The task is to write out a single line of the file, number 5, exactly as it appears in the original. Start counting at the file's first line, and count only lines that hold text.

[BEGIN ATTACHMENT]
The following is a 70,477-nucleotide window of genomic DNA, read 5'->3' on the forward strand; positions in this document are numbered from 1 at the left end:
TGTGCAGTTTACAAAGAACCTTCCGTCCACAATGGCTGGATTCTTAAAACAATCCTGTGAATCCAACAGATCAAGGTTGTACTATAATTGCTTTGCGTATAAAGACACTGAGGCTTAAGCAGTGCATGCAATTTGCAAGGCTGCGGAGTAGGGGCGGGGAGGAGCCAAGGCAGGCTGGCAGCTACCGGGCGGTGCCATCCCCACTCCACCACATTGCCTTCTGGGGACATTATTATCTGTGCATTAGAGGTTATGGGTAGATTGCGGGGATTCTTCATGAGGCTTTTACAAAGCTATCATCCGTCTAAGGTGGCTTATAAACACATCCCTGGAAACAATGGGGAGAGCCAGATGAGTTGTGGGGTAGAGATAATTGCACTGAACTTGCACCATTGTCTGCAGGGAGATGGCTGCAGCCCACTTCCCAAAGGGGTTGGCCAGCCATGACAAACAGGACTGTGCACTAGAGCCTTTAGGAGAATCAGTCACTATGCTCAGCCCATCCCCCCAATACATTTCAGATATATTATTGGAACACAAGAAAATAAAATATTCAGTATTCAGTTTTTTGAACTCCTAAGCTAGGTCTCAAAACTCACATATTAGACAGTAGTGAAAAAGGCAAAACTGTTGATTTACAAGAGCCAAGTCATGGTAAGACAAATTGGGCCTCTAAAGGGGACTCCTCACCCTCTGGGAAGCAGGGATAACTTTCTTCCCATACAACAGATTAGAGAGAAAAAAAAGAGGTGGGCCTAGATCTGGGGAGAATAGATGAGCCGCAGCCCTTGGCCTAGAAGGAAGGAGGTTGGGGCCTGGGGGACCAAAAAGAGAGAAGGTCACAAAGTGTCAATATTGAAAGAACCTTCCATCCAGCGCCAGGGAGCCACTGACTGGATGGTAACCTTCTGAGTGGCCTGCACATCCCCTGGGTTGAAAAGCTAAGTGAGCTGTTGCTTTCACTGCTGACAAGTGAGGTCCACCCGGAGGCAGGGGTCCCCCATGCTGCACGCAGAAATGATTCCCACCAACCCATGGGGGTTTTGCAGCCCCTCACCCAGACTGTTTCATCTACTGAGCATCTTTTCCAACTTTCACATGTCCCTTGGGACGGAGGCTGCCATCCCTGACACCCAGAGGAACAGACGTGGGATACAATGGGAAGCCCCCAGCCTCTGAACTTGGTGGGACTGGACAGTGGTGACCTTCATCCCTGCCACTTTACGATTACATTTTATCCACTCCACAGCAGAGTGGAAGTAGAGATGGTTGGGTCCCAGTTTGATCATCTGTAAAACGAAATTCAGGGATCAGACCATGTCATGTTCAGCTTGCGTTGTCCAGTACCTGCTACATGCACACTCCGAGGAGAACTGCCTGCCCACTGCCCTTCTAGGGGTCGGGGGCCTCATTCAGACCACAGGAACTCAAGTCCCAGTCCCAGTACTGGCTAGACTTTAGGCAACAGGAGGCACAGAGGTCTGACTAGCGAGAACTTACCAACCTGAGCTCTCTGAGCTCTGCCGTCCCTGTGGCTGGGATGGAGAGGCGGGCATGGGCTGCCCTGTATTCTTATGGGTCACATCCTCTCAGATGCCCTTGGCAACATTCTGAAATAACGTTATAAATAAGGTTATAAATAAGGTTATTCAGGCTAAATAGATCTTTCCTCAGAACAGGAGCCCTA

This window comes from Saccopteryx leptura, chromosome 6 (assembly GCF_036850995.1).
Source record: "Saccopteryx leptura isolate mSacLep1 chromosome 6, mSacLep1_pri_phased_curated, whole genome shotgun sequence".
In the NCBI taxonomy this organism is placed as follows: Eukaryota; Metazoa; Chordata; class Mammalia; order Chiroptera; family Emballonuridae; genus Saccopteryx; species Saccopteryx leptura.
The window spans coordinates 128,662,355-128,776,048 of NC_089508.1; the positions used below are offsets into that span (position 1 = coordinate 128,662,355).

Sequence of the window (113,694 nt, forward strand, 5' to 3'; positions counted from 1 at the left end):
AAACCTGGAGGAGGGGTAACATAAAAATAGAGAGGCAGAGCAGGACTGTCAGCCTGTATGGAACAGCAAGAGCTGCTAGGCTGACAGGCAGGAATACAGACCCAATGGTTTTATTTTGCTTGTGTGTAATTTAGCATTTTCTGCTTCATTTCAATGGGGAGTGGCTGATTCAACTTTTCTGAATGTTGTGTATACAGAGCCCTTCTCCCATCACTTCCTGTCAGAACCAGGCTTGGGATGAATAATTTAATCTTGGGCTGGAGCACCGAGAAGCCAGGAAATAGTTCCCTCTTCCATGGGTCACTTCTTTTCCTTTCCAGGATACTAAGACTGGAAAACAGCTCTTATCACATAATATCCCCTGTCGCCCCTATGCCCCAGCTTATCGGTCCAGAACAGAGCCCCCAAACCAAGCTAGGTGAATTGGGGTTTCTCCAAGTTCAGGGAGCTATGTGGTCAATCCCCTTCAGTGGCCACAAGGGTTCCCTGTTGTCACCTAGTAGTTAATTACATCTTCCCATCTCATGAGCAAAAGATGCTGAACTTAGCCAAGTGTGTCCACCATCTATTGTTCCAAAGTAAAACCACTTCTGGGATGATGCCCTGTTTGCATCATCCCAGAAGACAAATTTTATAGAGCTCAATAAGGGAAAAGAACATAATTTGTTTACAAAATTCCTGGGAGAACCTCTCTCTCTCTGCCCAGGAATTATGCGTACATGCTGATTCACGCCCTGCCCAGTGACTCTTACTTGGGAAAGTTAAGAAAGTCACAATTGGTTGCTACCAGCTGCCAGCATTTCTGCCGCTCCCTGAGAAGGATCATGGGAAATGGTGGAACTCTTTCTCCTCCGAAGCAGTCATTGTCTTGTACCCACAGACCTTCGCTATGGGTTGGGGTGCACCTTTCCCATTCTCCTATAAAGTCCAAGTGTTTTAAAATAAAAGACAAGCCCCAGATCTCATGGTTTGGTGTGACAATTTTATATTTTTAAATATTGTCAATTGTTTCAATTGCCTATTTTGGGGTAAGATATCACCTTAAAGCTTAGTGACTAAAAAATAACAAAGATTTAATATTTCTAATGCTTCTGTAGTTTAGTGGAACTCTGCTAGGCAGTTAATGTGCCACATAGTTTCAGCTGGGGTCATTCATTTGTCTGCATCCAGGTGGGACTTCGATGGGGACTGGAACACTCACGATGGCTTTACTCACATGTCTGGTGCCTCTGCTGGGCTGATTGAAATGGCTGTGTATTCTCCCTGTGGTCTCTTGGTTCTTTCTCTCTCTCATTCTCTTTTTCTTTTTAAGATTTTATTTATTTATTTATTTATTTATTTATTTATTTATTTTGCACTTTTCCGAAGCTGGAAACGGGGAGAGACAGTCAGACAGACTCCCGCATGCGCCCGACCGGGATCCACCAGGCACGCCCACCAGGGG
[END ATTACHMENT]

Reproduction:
In the NCBI taxonomy this organism is placed as follows: Eukaryota; Metazoa; Chordata; class Mammalia; order Chiroptera; family Emballonuridae; genus Saccopteryx; species Saccopteryx leptura.